I turned on the news again tonight.
It’s getting hard to watch everyone fight…
After the tragedy at Sandy Hook Elementary five years ago today, the one thing I thought nobody would be fighting about was a common-sense solution to gun violence. I wondered then if my own sons would be safe in their schools as they grew up in a country in love with guns. Surely, I thought, this tragedy has to result in some reasonable new laws to prevent further senseless mass shootings.
How wrong I was. In April 2013, four months after the Newtown shooting that claimed the lives of 20 children and 6 adults, the U.S. Senate rejected a bill to expand background checks on firearms sales. Most Americans supported this bill. It didn’t matter.
Could you imagine it, if love was blind
If on this earth everybody was kind
Oh, what a different world it’d be…
In the years since Sandy Hook, I’ve had many conversations with my boys about guns and violence. They are frightened by what they see and hear, week after week, year after year. Earlier this year, Wyatt, my 10-year-old, asked me why unstable and violent people are allowed to have guns. I didn’t have an answer, and, I thought, our country didn’t have one, either.
While searching online for ways to reassure my son, I discovered that some states’ legislatures have passed laws letting courts issue ERPOs: Extreme Risk Protection Orders. These court orders allow law enforcement and families to temporarily separate guns from people who present imminent risk to themselves or others. Mental health crises and guns are a lethal mix.
Violence prevention and safety are at the core of this legislation.
ERPOs have also been linked to a decrease in suicides, and could even have prevented some of the mass shootings we have seen this year. We know now, for example, that the November shooter in Northern California as well as the January shooter in Fort Lauderdale were known to struggle with mental illness. ERPOs also uphold the Second Amendment, and do not look to strip away rights from responsible gun owners.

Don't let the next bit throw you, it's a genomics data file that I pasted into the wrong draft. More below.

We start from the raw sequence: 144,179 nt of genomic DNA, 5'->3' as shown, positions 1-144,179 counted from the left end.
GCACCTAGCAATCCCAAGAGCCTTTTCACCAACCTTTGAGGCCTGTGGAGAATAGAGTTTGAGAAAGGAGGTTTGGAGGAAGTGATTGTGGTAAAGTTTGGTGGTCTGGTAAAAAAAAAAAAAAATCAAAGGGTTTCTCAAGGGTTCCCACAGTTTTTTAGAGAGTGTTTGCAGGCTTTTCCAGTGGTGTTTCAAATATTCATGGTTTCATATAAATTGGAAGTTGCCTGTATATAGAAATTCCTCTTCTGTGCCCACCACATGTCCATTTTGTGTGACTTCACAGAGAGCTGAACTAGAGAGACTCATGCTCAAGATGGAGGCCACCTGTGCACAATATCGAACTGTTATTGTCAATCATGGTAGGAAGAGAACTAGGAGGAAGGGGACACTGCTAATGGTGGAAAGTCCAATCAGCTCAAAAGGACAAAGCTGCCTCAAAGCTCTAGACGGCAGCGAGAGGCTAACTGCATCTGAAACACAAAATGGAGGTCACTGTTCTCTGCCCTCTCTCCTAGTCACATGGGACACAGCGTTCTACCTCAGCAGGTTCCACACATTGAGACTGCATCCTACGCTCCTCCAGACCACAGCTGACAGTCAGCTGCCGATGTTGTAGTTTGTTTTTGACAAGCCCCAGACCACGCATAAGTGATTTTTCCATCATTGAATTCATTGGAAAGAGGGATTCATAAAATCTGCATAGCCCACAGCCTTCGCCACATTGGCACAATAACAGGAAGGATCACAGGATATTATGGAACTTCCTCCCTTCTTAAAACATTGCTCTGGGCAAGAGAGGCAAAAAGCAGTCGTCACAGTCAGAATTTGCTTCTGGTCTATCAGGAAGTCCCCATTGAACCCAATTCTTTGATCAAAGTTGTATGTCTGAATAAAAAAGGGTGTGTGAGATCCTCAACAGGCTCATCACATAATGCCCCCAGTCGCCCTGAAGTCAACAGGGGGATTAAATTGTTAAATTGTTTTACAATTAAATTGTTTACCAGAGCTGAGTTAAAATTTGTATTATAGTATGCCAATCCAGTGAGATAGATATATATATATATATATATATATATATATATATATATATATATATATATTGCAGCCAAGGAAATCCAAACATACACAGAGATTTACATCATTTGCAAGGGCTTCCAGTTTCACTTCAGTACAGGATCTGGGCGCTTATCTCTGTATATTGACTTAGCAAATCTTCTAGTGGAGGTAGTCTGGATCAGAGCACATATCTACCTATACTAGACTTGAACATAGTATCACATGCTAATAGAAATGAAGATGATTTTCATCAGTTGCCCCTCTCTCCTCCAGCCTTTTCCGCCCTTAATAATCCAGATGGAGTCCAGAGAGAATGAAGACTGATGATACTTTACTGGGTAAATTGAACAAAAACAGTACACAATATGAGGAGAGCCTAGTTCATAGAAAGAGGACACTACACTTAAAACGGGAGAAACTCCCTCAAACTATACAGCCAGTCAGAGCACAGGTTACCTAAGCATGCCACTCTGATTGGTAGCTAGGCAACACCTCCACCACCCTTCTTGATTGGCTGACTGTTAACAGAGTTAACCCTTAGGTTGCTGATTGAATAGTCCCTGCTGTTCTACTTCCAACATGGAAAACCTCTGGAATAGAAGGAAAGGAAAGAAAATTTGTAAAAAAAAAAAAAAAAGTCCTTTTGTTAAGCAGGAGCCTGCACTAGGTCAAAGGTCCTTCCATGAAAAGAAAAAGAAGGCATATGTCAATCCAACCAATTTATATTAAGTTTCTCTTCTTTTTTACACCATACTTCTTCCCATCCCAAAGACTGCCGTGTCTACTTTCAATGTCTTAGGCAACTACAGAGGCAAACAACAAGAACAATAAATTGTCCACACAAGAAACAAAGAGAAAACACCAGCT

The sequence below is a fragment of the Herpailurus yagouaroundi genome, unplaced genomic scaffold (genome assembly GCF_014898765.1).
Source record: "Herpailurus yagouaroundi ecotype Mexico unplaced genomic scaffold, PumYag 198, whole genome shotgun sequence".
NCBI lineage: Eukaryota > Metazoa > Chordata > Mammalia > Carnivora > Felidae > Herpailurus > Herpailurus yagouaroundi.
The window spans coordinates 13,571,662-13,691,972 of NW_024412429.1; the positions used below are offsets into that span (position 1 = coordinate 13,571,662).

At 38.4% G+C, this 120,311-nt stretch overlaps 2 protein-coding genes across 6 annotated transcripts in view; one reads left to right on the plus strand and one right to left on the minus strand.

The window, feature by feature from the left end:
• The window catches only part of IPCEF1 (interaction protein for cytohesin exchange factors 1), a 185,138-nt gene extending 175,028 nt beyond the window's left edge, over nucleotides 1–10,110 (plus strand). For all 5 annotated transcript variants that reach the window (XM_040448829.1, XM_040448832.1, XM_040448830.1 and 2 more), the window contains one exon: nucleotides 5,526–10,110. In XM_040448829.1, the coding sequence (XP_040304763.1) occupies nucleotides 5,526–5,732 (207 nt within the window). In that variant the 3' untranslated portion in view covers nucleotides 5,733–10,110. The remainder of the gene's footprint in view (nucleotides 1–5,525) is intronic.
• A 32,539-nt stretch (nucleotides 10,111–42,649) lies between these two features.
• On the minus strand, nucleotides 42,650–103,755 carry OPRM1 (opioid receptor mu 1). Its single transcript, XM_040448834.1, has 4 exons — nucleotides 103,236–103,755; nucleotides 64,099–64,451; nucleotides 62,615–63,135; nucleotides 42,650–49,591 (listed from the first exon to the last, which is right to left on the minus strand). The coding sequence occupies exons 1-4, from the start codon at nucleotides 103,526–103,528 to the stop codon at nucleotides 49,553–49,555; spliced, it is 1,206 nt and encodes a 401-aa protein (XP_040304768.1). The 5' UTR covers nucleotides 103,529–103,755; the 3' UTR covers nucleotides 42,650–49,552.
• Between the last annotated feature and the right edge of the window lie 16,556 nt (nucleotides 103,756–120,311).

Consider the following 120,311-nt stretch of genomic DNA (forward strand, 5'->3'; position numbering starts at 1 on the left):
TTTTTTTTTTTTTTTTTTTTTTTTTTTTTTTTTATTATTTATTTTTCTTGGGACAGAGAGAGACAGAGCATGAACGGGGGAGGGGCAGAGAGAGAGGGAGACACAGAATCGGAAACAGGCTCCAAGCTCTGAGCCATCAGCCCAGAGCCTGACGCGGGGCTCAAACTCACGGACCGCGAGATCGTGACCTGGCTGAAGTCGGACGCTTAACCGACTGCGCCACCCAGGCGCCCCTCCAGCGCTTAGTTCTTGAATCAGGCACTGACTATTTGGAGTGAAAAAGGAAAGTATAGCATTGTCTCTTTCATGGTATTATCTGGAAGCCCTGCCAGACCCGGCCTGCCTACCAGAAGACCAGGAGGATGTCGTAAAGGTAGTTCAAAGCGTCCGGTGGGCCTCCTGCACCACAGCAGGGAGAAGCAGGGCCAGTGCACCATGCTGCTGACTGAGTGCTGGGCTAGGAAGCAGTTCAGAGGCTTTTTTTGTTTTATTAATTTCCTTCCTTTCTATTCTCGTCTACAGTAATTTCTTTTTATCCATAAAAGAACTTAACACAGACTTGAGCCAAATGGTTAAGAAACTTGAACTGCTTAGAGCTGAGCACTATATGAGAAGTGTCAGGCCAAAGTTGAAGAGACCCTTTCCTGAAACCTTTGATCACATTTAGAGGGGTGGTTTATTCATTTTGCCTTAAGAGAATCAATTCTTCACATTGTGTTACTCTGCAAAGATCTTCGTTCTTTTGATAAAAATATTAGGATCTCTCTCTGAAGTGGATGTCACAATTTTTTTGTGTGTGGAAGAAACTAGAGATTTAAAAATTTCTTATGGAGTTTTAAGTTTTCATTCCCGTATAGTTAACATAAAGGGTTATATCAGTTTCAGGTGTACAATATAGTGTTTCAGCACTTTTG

ERPO Laws are currently in place in California, Oregon, Washington, and Connecticut. In Connecticut, research has indicated that ERPO laws have prevented more than 70 suicides. A handful of other states are considering enacting their own ERPO law: Alaska, Alabama, Arizona, Hawaii, Iowa, Illinois, Massachusetts, Maine, Michigan, Minnesota, Missouri, New Jersey, Nevada, New York, Pennsylvania, Texas, Virginia, Wyoming, and my own home state of Tennessee.
I dream of the day I can tell my boys that something is being done — that we have ERPO laws in all 50 states of this beautiful country.
Giving it all I got
Even if I can’t change a thing
Giving it all I got
Gonna fight to keep remembering
We are beautiful inside
You could say I’m the dreaming kind
Sandy Hook Promise reached out to me after learning that we both share the same hope and dream for the safety of our nation’s children. I felt compelled to write “The Dreaming Kind,” for the wonderful people who work there, which you can listen to here.
SHP works so hard every day to combat gun violence, primarily by teaching kids to know the signs of someone who is at risk of hurting themselves or others. To date, they have educated over 2,500,000 students in the last three years, in all 50 states.
Today, we mark five years since the shooting at Sandy Hook Elementary. Since that day of reckoning, no more people should have died in mass shootings — but nearly 1,800 have. Please join me in supporting Sandy Hook Promise by downloading my song “The Dreaming Kind” here.
All proceeds go to Sandy Hook Promise, so that they can teach more student to know the signs. By doing this, you can be part of the solution to preventing gun violence before it starts.
Editor's Note: This op-ed does not reflect the views of BDG Media and is part of a larger, feminist discourse on today's political climate.